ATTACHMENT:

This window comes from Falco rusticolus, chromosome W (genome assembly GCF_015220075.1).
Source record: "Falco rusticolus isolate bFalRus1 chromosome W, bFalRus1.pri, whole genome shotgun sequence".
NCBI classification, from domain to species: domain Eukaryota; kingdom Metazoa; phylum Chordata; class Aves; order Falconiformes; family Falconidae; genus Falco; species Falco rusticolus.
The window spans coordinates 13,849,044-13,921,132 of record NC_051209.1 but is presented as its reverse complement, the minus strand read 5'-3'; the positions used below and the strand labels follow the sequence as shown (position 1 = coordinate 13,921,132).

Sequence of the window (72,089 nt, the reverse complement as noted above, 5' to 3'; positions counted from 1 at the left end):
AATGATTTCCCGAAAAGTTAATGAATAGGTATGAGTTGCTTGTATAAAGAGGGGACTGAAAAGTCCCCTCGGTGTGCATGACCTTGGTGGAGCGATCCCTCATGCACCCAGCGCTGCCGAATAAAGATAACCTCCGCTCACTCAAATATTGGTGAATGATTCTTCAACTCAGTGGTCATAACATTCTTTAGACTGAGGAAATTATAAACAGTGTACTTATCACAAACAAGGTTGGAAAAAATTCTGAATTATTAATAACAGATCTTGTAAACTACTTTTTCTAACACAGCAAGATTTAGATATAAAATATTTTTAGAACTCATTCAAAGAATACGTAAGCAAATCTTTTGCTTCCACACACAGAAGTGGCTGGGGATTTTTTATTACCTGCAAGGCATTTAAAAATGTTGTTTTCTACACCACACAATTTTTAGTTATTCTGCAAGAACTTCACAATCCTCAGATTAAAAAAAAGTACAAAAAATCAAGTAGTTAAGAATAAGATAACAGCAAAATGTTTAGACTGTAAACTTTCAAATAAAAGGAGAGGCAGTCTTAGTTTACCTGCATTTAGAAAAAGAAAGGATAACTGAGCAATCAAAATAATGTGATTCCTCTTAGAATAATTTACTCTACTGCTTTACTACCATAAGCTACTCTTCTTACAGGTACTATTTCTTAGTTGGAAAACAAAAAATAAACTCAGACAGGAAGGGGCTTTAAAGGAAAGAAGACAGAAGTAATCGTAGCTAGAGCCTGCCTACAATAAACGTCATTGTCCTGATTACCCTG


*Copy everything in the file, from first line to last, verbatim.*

This window comes from Falco rusticolus, chromosome W (genome assembly GCF_015220075.1).
Source record: "Falco rusticolus isolate bFalRus1 chromosome W, bFalRus1.pri, whole genome shotgun sequence".
NCBI classification, from domain to species: domain Eukaryota; kingdom Metazoa; phylum Chordata; class Aves; order Falconiformes; family Falconidae; genus Falco; species Falco rusticolus.
The window spans coordinates 13,849,044-13,921,132 of record NC_051209.1 but is presented as its reverse complement, the minus strand read 5'-3'; the positions used below and the strand labels follow the sequence as shown (position 1 = coordinate 13,921,132).

Sequence of the window (72,089 nt, the reverse complement as noted above, 5' to 3'; positions counted from 1 at the left end):
AATGATTTCCCGAAAAGTTAATGAATAGGTATGAGTTGCTTGTATAAAGAGGGGACTGAAAAGTCCCCTCGGTGTGCATGACCTTGGTGGAGCGATCCCTCATGCACCCAGCGCTGCCGAATAAAGATAACCTCCGCTCACTCAAATATTGGTGAATGATTCTTCAACTCAGTGGTCATAACATTCTTTAGACTGAGGAAATTATAAACAGTGTACTTATCACAAACAAGGTTGGAAAAAATTCTGAATTATTAATAACAGATCTTGTAAACTACTTTTTCTAACACAGCAAGATTTAGATATAAAATATTTTTAGAACTCATTCAAAGAATACGTAAGCAAATCTTTTGCTTCCACACACAGAAGTGGCTGGGGATTTTTTATTACCTGCAAGGCATTTAAAAATGTTGTTTTCTACACCACACAATTTTTAGTTATTCTGCAAGAACTTCACAATCCTCAGATTAAAAAAAAGTACAAAAAATCAAGTAGTTAAGAATAAGATAACAGCAAAATGTTTAGACTGTAAACTTTCAAATAAAAGGAGAGGCAGTCTTAGTTTACCTGCATTTAGAAAAAGAAAGGATAACTGAGCAATCAAAATAATGTGATTCCTCTTAGAATAATTTACTCTACTGCTTTACTACCATAAGCTACTCTTCTTACAGGTACTATTTCTTAGTTGGAAAACAAAAAATAAACTCAGACAGGAAGGGGCTTTAAAGGAAAGAAGACAGAAGTAATCGTAGCTAGAGCCTGCCTACAATAAACGTCATTGTCCTGATTACCCTG